Family and Caregiver Schizophrenia Discussion Forum

Mother diagnosed at 46, exhausted

My mother was diagnosed with schizophrenia last year at 46 years of age. I am the eldest of three daughters, at 26.

To give a little background, my mother had me as single mom and married when I was 3, to a man I consider my father.

She was diagnosed as bipolar when I was young and I had a tough upbringing. Me and my two sisters were emotionally and pyschologically abused by her, our father tries to shield us best he could, but I have vivid memories of her alcohol and drug fuelled manic phases. My parents separated 15 years ago. We continued to live with our mother.

As the years went on she became sicker, and 5 years ago she started to become paranoid. She believed me and my sisters were plotting against her and I started to fear for our safety more then ever. My father moved my youngest sibling in with him and my middle sister left home and found a flat at 17. Neither of my sisters have spoken to our mother in many years. All friends and family of my mother are out of the picture. Unfortunately I am the last one left.

I attend weekly therapy to address the abuse I endured at her hands throughout my upbringing. This seems to be pushed to the back burner now as her health diminishs.

I recently went to her house and discovered she was living in utter filth. It broke my heart and also raised concerns as it was a major health hazard. She is delusional and slow to respond anything.

I escorted her to our local psychiatric hospital for the 10th time ( I have been doing this since my teen years ). She is non drug compliant and objects to any help from our local services.

Tomorrow she is being let out of hospital after 6 days and nothing is different. I have spent the past 6 days getting her affairs in order with no help, meanwhile questioning why I have lost the last 5 years of my life to a person who abused me and continue to loose time.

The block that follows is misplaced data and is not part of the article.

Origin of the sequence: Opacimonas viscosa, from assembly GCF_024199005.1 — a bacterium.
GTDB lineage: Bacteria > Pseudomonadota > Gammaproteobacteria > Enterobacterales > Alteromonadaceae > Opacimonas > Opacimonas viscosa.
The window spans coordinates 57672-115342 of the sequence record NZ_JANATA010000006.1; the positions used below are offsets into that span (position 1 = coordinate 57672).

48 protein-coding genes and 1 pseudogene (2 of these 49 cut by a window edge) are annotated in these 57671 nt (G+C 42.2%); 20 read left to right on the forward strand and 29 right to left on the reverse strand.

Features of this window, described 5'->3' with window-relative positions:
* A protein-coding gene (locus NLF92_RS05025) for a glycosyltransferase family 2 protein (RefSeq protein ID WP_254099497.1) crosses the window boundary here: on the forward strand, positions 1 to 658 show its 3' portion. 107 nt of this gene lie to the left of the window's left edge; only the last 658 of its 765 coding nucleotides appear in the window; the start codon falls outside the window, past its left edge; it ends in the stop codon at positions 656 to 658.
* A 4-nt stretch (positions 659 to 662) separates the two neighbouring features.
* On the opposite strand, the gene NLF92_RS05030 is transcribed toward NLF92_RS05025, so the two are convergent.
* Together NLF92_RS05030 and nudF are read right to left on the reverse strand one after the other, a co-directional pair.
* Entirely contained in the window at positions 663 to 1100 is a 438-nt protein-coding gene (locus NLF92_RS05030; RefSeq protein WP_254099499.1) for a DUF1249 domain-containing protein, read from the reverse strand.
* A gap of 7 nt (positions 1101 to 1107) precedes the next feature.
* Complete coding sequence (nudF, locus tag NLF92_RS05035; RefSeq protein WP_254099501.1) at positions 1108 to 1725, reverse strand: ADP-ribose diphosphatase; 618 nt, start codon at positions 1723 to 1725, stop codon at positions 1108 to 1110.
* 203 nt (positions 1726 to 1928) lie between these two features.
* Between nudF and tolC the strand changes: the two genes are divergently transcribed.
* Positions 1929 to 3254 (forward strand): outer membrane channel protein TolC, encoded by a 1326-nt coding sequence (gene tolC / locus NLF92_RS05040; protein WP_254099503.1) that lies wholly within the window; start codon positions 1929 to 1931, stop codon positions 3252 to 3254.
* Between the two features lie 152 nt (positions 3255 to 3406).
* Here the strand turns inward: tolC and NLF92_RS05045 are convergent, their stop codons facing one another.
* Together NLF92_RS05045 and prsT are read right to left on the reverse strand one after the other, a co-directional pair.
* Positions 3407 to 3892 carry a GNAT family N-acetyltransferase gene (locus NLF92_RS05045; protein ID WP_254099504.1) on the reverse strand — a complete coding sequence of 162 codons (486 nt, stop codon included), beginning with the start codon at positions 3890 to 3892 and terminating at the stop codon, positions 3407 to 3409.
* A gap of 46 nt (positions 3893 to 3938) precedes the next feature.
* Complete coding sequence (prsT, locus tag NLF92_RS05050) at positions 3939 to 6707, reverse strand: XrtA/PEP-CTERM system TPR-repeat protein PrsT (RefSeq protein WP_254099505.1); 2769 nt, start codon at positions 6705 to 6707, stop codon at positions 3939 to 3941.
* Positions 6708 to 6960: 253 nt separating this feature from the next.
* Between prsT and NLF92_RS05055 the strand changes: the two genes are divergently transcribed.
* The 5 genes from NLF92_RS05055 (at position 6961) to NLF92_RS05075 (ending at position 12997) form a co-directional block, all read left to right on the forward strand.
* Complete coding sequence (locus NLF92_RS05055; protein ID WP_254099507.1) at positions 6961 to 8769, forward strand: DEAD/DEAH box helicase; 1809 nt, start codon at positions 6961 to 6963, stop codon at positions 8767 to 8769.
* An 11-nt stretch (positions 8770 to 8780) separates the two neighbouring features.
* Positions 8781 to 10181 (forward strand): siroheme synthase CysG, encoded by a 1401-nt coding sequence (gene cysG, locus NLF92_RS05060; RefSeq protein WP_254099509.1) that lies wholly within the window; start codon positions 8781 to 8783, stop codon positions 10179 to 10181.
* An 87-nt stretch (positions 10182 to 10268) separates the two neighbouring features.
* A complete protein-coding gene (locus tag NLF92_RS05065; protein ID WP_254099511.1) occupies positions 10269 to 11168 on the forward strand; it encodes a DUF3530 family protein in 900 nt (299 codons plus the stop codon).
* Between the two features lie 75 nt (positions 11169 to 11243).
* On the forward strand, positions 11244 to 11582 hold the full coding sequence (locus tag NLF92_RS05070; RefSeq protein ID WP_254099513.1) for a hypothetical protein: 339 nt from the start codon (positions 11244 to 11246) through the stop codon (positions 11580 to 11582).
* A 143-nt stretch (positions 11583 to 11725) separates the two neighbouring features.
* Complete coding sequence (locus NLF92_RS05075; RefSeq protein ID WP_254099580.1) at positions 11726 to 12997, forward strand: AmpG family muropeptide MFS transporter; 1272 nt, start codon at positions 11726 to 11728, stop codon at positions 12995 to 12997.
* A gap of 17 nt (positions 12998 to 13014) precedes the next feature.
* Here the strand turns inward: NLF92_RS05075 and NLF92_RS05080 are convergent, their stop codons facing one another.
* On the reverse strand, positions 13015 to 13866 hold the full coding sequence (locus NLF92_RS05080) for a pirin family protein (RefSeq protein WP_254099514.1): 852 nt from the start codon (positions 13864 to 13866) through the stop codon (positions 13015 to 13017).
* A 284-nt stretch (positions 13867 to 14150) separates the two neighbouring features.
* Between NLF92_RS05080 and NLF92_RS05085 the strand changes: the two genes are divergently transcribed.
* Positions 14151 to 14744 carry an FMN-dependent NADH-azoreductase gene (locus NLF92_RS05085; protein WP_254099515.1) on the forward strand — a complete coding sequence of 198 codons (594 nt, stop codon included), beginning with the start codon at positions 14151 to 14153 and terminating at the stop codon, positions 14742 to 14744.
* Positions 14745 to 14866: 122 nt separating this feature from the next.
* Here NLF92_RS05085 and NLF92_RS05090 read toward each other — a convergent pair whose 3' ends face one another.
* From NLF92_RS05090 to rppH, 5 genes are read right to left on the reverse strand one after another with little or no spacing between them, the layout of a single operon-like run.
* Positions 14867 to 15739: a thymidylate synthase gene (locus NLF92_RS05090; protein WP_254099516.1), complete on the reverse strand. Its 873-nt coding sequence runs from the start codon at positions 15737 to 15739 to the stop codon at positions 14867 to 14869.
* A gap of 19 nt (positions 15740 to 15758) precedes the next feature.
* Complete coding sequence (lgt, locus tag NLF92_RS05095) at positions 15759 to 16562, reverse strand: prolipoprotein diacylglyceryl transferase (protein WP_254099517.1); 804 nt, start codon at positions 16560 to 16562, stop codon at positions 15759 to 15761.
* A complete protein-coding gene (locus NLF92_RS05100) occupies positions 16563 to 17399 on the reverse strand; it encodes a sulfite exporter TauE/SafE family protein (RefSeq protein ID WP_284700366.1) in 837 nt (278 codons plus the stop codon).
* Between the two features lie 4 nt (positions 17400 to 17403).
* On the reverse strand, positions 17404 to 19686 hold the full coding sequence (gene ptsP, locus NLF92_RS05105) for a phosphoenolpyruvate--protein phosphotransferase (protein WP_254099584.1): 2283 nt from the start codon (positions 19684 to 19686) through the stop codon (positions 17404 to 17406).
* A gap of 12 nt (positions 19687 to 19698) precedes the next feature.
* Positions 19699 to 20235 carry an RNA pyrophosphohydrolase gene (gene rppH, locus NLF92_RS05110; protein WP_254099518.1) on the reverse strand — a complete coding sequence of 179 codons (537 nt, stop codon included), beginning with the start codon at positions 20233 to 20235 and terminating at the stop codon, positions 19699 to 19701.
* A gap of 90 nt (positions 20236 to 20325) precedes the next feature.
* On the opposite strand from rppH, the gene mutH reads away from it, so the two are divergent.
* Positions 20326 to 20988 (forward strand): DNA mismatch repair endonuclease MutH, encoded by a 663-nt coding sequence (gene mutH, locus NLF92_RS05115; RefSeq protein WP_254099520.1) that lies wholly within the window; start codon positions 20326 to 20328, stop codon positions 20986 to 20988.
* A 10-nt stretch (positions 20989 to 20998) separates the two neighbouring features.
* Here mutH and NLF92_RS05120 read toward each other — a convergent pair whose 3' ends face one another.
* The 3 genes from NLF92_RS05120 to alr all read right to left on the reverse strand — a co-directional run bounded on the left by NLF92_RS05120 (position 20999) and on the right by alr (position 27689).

She is not willing to accept help, and now I am faced with that question, how can I continue to sustain this stress. Is this disorder worth destroying two lives instead of one?


Dear Little,

My mother was also dx’d bipolar and very abusive at times during my childhood. When I was 17, she had a psychotic break and died due to her own actions. She was 43.

Here is what I noticed: no one helped her. She had a good job and very clean house, but was extremely symptomatic at times. She was let go from the hospital instead of being involuntarily committed the night before she died. She would not take medication as prescribed.

I don’t think you should do more than you genuinely feel you can do for your mother. I would say this even if she had not abused you. Healthy, loving parents want their children to be safe and happy. The best parts of your mother wish this for you. Once you have taken care of yourself and are living your life in a way that makes sense to you, if you have any time and energy left to help your mom or visit her, then that is your choice.

You have done everything you can do. I believe the stress is too much for you.

One final task: notify in writing the hospital, the doctors, social workers, any other government officials who might be able to help, and adult protective services that there is a vulnerable, mentally ill woman who cannot care for herself living alone in filth at such and such an address and give them all of her records or history in a letter delivered certified mail so you know they received it. Let them know that she has no family or friends to assist her. If they cannot help her, you can’t either.

I really do think there might be social services in place that will step in if you let them know you are no longer helping your mother. And even if she is seen at the hospital, as you know, that is no guarantee she will be treated.

Best to you.


You have had a tough go with so much to deal with! To be honest with you, only you can answer this question. You have every right to protect yourself and for sure you need to in some way. I’m not sure where you live but is there any kind of mental health crisis team that could force her to get treatment? Here in Canada it’s called an ACTT team. Assertive Community Treatment Team, which forces my son to stay med compliant (or else they bring him back to the hospital), and they push him to get various types of treatment. It took a 7th trip to the hospital to get that, and I had to become his substitute decision maker, and a whole lot of pushing on my part, but eventually got it. Check with whatever mental health associations such as NAMI that you have where you are and find out all of your options as you should never have to deal with this alone. I’m really glad that you are getting counselling for yourself. All the best.